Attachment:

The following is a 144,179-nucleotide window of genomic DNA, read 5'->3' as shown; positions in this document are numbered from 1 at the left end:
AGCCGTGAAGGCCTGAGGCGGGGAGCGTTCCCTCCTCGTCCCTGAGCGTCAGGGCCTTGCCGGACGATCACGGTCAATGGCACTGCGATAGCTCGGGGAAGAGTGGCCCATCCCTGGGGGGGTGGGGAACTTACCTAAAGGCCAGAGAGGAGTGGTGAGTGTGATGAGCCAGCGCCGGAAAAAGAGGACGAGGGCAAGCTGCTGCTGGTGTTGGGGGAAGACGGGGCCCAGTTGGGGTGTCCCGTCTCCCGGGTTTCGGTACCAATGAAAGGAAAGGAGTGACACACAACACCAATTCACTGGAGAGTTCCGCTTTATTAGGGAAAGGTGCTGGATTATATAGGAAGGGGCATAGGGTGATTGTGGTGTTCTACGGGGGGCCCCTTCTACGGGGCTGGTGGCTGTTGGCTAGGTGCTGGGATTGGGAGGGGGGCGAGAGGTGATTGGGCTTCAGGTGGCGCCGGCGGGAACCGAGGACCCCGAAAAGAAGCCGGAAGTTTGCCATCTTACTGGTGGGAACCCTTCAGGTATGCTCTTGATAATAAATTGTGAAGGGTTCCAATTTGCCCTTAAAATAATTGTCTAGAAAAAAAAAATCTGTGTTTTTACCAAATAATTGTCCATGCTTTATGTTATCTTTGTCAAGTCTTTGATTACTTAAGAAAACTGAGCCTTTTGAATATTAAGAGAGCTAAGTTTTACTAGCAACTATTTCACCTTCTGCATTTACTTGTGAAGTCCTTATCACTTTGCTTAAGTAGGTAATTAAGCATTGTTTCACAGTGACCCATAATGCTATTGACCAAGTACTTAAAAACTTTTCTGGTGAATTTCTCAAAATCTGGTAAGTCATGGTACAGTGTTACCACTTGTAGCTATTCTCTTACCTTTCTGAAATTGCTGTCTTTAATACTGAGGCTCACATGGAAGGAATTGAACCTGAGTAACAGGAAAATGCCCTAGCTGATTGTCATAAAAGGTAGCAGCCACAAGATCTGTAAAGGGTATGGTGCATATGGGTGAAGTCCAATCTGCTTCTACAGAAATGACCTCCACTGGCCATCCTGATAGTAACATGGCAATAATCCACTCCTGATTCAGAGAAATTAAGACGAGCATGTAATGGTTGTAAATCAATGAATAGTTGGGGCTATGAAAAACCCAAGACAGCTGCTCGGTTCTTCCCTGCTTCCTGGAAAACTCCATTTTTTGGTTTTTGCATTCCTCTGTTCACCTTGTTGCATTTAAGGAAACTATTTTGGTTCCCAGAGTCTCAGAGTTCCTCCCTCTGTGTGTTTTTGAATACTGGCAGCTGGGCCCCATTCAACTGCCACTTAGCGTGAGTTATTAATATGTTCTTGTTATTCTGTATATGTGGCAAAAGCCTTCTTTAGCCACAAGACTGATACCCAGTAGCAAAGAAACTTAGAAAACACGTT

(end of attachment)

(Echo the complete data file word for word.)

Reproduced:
The following is a 144,179-nucleotide window of genomic DNA, read 5'->3' as shown; positions in this document are numbered from 1 at the left end:
AGCCGTGAAGGCCTGAGGCGGGGAGCGTTCCCTCCTCGTCCCTGAGCGTCAGGGCCTTGCCGGACGATCACGGTCAATGGCACTGCGATAGCTCGGGGAAGAGTGGCCCATCCCTGGGGGGGTGGGGAACTTACCTAAAGGCCAGAGAGGAGTGGTGAGTGTGATGAGCCAGCGCCGGAAAAAGAGGACGAGGGCAAGCTGCTGCTGGTGTTGGGGGAAGACGGGGCCCAGTTGGGGTGTCCCGTCTCCCGGGTTTCGGTACCAATGAAAGGAAAGGAGTGACACACAACACCAATTCACTGGAGAGTTCCGCTTTATTAGGGAAAGGTGCTGGATTATATAGGAAGGGGCATAGGGTGATTGTGGTGTTCTACGGGGGGCCCCTTCTACGGGGCTGGTGGCTGTTGGCTAGGTGCTGGGATTGGGAGGGGGGCGAGAGGTGATTGGGCTTCAGGTGGCGCCGGCGGGAACCGAGGACCCCGAAAAGAAGCCGGAAGTTTGCCATCTTACTGGTGGGAACCCTTCAGGTATGCTCTTGATAATAAATTGTGAAGGGTTCCAATTTGCCCTTAAAATAATTGTCTAGAAAAAAAAAATCTGTGTTTTTACCAAATAATTGTCCATGCTTTATGTTATCTTTGTCAAGTCTTTGATTACTTAAGAAAACTGAGCCTTTTGAATATTAAGAGAGCTAAGTTTTACTAGCAACTATTTCACCTTCTGCATTTACTTGTGAAGTCCTTATCACTTTGCTTAAGTAGGTAATTAAGCATTGTTTCACAGTGACCCATAATGCTATTGACCAAGTACTTAAAAACTTTTCTGGTGAATTTCTCAAAATCTGGTAAGTCATGGTACAGTGTTACCACTTGTAGCTATTCTCTTACCTTTCTGAAATTGCTGTCTTTAATACTGAGGCTCACATGGAAGGAATTGAACCTGAGTAACAGGAAAATGCCCTAGCTGATTGTCATAAAAGGTAGCAGCCACAAGATCTGTAAAGGGTATGGTGCATATGGGTGAAGTCCAATCTGCTTCTACAGAAATGACCTCCACTGGCCATCCTGATAGTAACATGGCAATAATCCACTCCTGATTCAGAGAAATTAAGACGAGCATGTAATGGTTGTAAATCAATGAATAGTTGGGGCTATGAAAAACCCAAGACAGCTGCTCGGTTCTTCCCTGCTTCCTGGAAAACTCCATTTTTTGGTTTTTGCATTCCTCTGTTCACCTTGTTGCATTTAAGGAAACTATTTTGGTTCCCAGAGTCTCAGAGTTCCTCCCTCTGTGTGTTTTTGAATACTGGCAGCTGGGCCCCATTCAACTGCCACTTAGCGTGAGTTATTAATATGTTCTTGTTATTCTGTATATGTGGCAAAAGCCTTCTTTAGCCACAAGACTGATACCCAGTAGCAAAGAAACTTAGAAAACACGTT